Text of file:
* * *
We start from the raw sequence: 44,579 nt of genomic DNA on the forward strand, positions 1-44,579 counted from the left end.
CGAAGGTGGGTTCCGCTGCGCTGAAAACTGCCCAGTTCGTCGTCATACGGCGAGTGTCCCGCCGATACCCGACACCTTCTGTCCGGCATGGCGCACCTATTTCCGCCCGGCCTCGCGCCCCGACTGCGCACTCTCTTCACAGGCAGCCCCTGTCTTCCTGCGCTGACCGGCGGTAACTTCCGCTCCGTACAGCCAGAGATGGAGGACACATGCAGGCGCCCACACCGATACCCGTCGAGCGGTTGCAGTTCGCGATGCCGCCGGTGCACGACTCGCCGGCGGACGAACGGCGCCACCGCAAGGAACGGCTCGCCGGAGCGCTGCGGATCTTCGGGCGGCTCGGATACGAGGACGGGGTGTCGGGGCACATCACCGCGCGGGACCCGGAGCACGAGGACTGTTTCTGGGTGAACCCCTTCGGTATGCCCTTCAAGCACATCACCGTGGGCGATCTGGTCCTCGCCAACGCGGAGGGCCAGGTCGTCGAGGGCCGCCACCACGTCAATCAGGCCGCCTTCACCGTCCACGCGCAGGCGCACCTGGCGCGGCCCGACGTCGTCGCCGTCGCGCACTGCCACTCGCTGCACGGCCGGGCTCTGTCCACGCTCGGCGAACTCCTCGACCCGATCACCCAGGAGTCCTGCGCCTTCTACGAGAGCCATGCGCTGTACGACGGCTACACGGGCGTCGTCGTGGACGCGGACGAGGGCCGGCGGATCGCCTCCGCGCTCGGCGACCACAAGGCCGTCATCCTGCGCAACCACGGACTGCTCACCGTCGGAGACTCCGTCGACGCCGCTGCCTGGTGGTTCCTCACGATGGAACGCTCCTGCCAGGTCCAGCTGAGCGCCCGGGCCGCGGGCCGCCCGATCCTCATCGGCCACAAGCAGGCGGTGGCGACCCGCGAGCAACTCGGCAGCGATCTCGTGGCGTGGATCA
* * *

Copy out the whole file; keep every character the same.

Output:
We start from the raw sequence: 44,579 nt of genomic DNA on the forward strand, positions 1-44,579 counted from the left end.
CGAAGGTGGGTTCCGCTGCGCTGAAAACTGCCCAGTTCGTCGTCATACGGCGAGTGTCCCGCCGATACCCGACACCTTCTGTCCGGCATGGCGCACCTATTTCCGCCCGGCCTCGCGCCCCGACTGCGCACTCTCTTCACAGGCAGCCCCTGTCTTCCTGCGCTGACCGGCGGTAACTTCCGCTCCGTACAGCCAGAGATGGAGGACACATGCAGGCGCCCACACCGATACCCGTCGAGCGGTTGCAGTTCGCGATGCCGCCGGTGCACGACTCGCCGGCGGACGAACGGCGCCACCGCAAGGAACGGCTCGCCGGAGCGCTGCGGATCTTCGGGCGGCTCGGATACGAGGACGGGGTGTCGGGGCACATCACCGCGCGGGACCCGGAGCACGAGGACTGTTTCTGGGTGAACCCCTTCGGTATGCCCTTCAAGCACATCACCGTGGGCGATCTGGTCCTCGCCAACGCGGAGGGCCAGGTCGTCGAGGGCCGCCACCACGTCAATCAGGCCGCCTTCACCGTCCACGCGCAGGCGCACCTGGCGCGGCCCGACGTCGTCGCCGTCGCGCACTGCCACTCGCTGCACGGCCGGGCTCTGTCCACGCTCGGCGAACTCCTCGACCCGATCACCCAGGAGTCCTGCGCCTTCTACGAGAGCCATGCGCTGTACGACGGCTACACGGGCGTCGTCGTGGACGCGGACGAGGGCCGGCGGATCGCCTCCGCGCTCGGCGACCACAAGGCCGTCATCCTGCGCAACCACGGACTGCTCACCGTCGGAGACTCCGTCGACGCCGCTGCCTGGTGGTTCCTCACGATGGAACGCTCCTGCCAGGTCCAGCTGAGCGCCCGGGCCGCGGGCCGCCCGATCCTCATCGGCCACAAGCAGGCGGTGGCGACCCGCGAGCAACTCGGCAGCGATCTCGTGGCGTGGATCA